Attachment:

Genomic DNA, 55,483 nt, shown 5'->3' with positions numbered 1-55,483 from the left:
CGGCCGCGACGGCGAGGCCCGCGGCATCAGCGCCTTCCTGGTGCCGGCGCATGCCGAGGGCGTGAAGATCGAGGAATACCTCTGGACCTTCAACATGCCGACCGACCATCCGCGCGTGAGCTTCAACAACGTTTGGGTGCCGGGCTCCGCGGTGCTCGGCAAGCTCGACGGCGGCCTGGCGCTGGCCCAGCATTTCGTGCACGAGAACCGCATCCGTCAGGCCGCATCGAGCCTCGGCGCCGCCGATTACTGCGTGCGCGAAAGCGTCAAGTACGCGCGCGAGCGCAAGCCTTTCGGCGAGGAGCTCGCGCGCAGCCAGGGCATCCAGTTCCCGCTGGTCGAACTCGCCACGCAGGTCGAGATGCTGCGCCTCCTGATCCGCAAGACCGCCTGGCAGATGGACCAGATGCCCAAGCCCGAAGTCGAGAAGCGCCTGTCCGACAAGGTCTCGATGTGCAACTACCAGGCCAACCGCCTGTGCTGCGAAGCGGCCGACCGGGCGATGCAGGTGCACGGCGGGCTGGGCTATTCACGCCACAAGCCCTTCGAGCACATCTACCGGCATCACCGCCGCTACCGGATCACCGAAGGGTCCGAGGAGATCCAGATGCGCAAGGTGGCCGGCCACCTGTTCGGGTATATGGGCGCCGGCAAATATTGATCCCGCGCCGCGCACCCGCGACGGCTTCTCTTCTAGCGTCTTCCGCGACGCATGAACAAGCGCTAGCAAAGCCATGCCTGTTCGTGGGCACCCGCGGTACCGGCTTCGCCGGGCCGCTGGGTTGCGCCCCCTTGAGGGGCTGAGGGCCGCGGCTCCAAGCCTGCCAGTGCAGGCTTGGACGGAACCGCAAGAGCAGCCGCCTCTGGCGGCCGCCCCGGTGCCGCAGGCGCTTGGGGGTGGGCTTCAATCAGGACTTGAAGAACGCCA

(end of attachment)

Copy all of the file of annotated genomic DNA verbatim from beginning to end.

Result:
Genomic DNA, 55,483 nt, shown 5'->3' with positions numbered 1-55,483 from the left:
CGGCCGCGACGGCGAGGCCCGCGGCATCAGCGCCTTCCTGGTGCCGGCGCATGCCGAGGGCGTGAAGATCGAGGAATACCTCTGGACCTTCAACATGCCGACCGACCATCCGCGCGTGAGCTTCAACAACGTTTGGGTGCCGGGCTCCGCGGTGCTCGGCAAGCTCGACGGCGGCCTGGCGCTGGCCCAGCATTTCGTGCACGAGAACCGCATCCGTCAGGCCGCATCGAGCCTCGGCGCCGCCGATTACTGCGTGCGCGAAAGCGTCAAGTACGCGCGCGAGCGCAAGCCTTTCGGCGAGGAGCTCGCGCGCAGCCAGGGCATCCAGTTCCCGCTGGTCGAACTCGCCACGCAGGTCGAGATGCTGCGCCTCCTGATCCGCAAGACCGCCTGGCAGATGGACCAGATGCCCAAGCCCGAAGTCGAGAAGCGCCTGTCCGACAAGGTCTCGATGTGCAACTACCAGGCCAACCGCCTGTGCTGCGAAGCGGCCGACCGGGCGATGCAGGTGCACGGCGGGCTGGGCTATTCACGCCACAAGCCCTTCGAGCACATCTACCGGCATCACCGCCGCTACCGGATCACCGAAGGGTCCGAGGAGATCCAGATGCGCAAGGTGGCCGGCCACCTGTTCGGGTATATGGGCGCCGGCAAATATTGATCCCGCGCCGCGCACCCGCGACGGCTTCTCTTCTAGCGTCTTCCGCGACGCATGAACAAGCGCTAGCAAAGCCATGCCTGTTCGTGGGCACCCGCGGTACCGGCTTCGCCGGGCCGCTGGGTTGCGCCCCCTTGAGGGGCTGAGGGCCGCGGCTCCAAGCCTGCCAGTGCAGGCTTGGACGGAACCGCAAGAGCAGCCGCCTCTGGCGGCCGCCCCGGTGCCGCAGGCGCTTGGGGGTGGGCTTCAATCAGGACTTGAAGAACGCCA